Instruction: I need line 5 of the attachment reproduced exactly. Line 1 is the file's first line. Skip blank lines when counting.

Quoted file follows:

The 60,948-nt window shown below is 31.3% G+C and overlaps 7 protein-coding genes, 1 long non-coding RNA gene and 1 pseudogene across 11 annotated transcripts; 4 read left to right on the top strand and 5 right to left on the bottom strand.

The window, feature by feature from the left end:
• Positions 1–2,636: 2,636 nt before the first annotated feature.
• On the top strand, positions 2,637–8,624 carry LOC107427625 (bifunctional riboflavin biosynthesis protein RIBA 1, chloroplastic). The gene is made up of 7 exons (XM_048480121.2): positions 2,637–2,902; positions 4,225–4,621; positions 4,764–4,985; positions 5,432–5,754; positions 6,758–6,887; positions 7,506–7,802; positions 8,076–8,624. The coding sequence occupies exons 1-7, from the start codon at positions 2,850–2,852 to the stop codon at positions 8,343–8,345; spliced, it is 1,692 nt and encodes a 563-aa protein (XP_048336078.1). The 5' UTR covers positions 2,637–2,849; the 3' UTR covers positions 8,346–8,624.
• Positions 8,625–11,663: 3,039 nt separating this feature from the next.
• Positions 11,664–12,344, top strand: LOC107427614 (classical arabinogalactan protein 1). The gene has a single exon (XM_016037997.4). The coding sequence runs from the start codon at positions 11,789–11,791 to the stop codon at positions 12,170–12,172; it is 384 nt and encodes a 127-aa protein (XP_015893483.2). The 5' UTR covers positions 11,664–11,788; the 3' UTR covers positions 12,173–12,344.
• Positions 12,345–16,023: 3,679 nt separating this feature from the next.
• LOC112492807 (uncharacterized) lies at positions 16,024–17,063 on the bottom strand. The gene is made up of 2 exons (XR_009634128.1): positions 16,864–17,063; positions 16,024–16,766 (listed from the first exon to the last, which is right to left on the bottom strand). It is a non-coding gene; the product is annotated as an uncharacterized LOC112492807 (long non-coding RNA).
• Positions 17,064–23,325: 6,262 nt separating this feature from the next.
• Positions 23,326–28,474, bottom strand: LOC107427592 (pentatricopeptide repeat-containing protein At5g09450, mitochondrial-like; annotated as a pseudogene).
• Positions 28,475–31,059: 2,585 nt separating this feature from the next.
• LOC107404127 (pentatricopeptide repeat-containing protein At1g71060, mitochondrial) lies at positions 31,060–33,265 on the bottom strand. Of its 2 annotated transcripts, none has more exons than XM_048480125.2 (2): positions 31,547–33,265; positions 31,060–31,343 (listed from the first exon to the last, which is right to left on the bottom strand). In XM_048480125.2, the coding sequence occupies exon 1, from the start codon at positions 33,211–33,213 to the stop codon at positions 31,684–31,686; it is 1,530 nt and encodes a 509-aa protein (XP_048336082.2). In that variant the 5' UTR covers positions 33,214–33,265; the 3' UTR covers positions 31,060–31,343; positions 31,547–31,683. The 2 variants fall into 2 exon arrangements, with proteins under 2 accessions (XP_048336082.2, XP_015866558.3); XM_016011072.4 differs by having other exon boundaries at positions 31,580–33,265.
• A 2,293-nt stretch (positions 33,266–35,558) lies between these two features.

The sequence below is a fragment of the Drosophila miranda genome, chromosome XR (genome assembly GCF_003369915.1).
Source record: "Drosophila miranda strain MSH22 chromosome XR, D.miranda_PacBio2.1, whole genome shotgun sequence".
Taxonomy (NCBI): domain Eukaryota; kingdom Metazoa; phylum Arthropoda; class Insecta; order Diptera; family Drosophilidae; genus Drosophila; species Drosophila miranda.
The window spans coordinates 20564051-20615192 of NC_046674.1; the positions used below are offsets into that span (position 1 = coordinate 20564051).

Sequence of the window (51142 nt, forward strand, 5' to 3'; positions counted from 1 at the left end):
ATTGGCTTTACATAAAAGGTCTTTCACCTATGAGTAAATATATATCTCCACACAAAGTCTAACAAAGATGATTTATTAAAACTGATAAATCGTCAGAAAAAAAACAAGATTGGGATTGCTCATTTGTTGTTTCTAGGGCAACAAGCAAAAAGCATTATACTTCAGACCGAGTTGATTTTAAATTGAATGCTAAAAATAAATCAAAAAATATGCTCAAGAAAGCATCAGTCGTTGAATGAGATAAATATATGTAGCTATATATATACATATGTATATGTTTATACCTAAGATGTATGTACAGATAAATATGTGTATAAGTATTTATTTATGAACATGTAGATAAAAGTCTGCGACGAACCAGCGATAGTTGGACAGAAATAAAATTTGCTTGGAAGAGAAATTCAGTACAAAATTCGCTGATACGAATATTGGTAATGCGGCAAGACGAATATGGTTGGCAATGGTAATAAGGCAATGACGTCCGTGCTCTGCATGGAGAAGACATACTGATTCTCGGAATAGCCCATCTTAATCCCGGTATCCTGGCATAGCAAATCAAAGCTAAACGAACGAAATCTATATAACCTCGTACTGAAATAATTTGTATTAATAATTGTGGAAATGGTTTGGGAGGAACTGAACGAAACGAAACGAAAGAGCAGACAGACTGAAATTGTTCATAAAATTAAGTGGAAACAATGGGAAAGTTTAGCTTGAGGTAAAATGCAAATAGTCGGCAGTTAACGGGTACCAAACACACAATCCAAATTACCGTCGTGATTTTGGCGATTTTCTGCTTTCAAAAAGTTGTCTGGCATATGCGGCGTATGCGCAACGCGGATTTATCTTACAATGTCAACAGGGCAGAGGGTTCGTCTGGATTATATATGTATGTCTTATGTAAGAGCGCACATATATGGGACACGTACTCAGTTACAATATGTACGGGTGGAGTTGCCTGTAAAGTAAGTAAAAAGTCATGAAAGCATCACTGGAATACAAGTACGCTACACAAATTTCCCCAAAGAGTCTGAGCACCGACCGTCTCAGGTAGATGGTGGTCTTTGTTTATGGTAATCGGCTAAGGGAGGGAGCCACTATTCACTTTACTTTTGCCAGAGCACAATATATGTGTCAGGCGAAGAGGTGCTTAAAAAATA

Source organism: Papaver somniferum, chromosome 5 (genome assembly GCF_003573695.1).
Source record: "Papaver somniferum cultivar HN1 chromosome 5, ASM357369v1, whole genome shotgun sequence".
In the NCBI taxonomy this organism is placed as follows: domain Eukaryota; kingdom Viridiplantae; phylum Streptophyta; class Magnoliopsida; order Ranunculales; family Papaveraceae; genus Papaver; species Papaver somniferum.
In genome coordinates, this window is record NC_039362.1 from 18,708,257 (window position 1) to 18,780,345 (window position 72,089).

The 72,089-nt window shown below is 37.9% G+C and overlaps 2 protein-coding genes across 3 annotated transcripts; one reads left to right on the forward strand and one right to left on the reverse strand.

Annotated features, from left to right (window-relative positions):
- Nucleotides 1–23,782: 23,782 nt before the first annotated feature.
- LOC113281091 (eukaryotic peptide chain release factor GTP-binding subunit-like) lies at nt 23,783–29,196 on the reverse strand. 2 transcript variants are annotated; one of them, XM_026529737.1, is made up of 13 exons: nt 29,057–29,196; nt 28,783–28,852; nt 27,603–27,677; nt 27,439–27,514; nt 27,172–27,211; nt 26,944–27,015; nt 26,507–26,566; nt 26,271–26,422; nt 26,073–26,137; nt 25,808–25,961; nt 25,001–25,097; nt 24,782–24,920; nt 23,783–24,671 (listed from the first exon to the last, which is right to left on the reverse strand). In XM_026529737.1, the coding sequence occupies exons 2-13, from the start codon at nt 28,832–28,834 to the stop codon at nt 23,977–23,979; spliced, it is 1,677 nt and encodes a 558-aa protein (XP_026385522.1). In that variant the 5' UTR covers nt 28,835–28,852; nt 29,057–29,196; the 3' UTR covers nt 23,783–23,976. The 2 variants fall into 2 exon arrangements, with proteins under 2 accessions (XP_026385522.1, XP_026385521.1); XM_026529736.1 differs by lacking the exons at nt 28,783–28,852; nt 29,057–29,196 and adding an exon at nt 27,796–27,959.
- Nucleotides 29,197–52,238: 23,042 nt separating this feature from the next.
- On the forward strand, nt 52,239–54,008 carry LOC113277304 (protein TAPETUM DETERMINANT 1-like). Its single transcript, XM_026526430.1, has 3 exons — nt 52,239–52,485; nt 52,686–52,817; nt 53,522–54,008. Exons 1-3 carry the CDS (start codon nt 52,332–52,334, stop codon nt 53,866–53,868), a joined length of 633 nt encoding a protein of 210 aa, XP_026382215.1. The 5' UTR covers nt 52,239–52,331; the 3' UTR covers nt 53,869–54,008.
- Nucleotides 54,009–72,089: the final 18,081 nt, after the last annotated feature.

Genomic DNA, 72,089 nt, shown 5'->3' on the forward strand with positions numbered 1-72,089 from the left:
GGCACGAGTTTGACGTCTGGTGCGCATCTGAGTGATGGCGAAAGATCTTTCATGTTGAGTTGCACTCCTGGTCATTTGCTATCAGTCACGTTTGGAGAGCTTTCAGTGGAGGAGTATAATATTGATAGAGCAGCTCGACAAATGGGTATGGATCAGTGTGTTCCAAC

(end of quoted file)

• Positions 8,625–11,663: 3,039 nt separating this feature from the next.